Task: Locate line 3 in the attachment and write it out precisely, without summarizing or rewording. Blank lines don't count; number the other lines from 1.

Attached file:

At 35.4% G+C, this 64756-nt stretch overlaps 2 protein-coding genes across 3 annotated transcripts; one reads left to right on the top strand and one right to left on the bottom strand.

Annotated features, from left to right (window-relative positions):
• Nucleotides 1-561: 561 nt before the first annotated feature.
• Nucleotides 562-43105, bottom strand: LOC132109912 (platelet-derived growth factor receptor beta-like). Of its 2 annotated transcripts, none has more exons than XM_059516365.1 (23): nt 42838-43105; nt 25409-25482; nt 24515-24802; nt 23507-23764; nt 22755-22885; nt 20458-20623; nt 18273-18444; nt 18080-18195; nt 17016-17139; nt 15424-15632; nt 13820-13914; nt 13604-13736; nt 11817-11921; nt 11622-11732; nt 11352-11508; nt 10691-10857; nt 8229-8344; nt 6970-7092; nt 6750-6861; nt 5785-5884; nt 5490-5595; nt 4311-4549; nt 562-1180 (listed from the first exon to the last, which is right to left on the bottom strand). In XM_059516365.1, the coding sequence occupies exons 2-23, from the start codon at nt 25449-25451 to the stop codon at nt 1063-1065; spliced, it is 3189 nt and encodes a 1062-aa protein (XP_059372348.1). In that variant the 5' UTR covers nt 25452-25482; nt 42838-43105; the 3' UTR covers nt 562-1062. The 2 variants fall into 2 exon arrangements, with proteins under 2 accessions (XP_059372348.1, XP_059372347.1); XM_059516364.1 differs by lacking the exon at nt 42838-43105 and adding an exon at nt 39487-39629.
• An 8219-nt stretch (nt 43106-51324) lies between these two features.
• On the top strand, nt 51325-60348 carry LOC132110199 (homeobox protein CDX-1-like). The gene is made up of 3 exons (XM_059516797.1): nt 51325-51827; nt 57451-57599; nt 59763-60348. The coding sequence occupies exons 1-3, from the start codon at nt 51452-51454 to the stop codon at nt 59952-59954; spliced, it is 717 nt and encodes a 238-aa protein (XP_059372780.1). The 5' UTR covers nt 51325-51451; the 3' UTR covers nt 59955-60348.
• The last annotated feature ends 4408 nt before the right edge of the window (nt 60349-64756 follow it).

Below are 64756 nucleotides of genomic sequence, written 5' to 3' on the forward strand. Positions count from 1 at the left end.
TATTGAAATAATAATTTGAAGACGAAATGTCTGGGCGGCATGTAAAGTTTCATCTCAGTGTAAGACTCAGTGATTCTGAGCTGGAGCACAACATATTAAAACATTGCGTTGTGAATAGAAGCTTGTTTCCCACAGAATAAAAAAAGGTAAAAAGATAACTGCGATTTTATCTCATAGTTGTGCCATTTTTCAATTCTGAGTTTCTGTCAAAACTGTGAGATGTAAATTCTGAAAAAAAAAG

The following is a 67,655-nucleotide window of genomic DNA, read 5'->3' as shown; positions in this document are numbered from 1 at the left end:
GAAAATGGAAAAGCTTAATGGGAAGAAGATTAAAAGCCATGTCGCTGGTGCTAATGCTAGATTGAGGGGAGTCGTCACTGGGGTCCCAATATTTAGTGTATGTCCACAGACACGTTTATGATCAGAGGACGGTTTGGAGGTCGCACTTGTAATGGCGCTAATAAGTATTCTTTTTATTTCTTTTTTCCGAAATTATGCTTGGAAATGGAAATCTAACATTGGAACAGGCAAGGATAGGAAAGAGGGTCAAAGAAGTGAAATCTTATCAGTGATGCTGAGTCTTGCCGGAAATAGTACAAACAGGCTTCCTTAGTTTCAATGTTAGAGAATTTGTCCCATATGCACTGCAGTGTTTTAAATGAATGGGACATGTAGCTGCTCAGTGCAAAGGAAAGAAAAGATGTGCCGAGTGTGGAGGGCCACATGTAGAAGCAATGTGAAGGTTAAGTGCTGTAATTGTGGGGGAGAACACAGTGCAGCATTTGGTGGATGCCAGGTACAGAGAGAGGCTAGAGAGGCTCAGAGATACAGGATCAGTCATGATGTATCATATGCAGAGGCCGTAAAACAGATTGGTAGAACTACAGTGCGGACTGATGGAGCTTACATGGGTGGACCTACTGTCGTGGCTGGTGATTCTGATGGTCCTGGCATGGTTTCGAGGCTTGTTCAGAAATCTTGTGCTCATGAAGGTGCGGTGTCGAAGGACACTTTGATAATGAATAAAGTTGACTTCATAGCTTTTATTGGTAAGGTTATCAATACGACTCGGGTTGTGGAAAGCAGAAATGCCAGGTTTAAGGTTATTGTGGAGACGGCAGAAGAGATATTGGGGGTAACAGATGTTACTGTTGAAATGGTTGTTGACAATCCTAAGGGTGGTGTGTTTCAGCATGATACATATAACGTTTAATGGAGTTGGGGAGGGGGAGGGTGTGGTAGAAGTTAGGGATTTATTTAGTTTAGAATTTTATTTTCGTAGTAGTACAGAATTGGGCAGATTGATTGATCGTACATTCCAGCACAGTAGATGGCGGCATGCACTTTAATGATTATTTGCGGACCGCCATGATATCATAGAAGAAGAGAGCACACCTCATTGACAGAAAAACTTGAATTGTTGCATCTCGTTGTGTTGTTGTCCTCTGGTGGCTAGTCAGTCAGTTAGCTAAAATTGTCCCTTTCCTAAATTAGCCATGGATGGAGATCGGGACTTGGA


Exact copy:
• Nucleotides 1-561: 561 nt before the first annotated feature.